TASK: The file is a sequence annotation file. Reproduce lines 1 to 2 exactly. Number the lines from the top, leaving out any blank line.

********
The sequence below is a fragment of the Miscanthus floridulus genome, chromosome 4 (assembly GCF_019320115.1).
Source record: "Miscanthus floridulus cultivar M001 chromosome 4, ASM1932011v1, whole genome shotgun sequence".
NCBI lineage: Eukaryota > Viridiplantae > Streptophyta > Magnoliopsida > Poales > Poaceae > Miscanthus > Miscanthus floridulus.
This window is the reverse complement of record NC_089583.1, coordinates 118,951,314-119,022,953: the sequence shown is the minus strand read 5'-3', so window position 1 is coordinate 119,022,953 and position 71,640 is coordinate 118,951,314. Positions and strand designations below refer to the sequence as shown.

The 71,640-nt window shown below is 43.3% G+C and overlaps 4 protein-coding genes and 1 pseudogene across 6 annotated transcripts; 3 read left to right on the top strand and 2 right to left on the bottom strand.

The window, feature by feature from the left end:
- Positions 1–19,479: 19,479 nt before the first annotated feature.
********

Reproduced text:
The sequence below is a fragment of the Miscanthus floridulus genome, chromosome 4 (assembly GCF_019320115.1).
Source record: "Miscanthus floridulus cultivar M001 chromosome 4, ASM1932011v1, whole genome shotgun sequence".